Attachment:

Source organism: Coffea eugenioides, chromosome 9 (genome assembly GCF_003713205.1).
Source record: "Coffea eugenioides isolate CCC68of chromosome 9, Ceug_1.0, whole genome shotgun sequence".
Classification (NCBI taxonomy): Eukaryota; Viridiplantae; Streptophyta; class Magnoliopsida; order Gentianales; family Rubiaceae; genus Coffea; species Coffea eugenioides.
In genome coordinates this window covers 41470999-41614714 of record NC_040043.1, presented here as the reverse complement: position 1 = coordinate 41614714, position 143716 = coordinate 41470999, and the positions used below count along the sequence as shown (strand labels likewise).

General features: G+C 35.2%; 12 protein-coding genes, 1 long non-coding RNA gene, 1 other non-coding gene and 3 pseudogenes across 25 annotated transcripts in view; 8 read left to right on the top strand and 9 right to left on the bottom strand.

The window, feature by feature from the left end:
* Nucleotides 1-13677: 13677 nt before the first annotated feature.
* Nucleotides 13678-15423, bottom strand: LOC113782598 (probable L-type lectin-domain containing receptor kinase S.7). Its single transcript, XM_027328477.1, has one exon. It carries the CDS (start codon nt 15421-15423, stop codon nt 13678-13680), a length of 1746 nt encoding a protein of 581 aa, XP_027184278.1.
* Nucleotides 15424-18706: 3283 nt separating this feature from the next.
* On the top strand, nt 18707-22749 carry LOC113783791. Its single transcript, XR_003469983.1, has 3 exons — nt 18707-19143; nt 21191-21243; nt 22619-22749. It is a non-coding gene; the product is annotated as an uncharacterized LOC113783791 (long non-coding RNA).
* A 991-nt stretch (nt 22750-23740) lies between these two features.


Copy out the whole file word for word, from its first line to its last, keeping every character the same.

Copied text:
Source organism: Coffea eugenioides, chromosome 9 (genome assembly GCF_003713205.1).
Source record: "Coffea eugenioides isolate CCC68of chromosome 9, Ceug_1.0, whole genome shotgun sequence".
Classification (NCBI taxonomy): Eukaryota; Viridiplantae; Streptophyta; class Magnoliopsida; order Gentianales; family Rubiaceae; genus Coffea; species Coffea eugenioides.
In genome coordinates this window covers 41470999-41614714 of record NC_040043.1, presented here as the reverse complement: position 1 = coordinate 41614714, position 143716 = coordinate 41470999, and the positions used below count along the sequence as shown (strand labels likewise).

General features: G+C 35.2%; 12 protein-coding genes, 1 long non-coding RNA gene, 1 other non-coding gene and 3 pseudogenes across 25 annotated transcripts in view; 8 read left to right on the top strand and 9 right to left on the bottom strand.

The window, feature by feature from the left end:
* Nucleotides 1-13677: 13677 nt before the first annotated feature.
* Nucleotides 13678-15423, bottom strand: LOC113782598 (probable L-type lectin-domain containing receptor kinase S.7). Its single transcript, XM_027328477.1, has one exon. It carries the CDS (start codon nt 15421-15423, stop codon nt 13678-13680), a length of 1746 nt encoding a protein of 581 aa, XP_027184278.1.
* Nucleotides 15424-18706: 3283 nt separating this feature from the next.
* On the top strand, nt 18707-22749 carry LOC113783791. Its single transcript, XR_003469983.1, has 3 exons — nt 18707-19143; nt 21191-21243; nt 22619-22749. It is a non-coding gene; the product is annotated as an uncharacterized LOC113783791 (long non-coding RNA).
* A 991-nt stretch (nt 22750-23740) lies between these two features.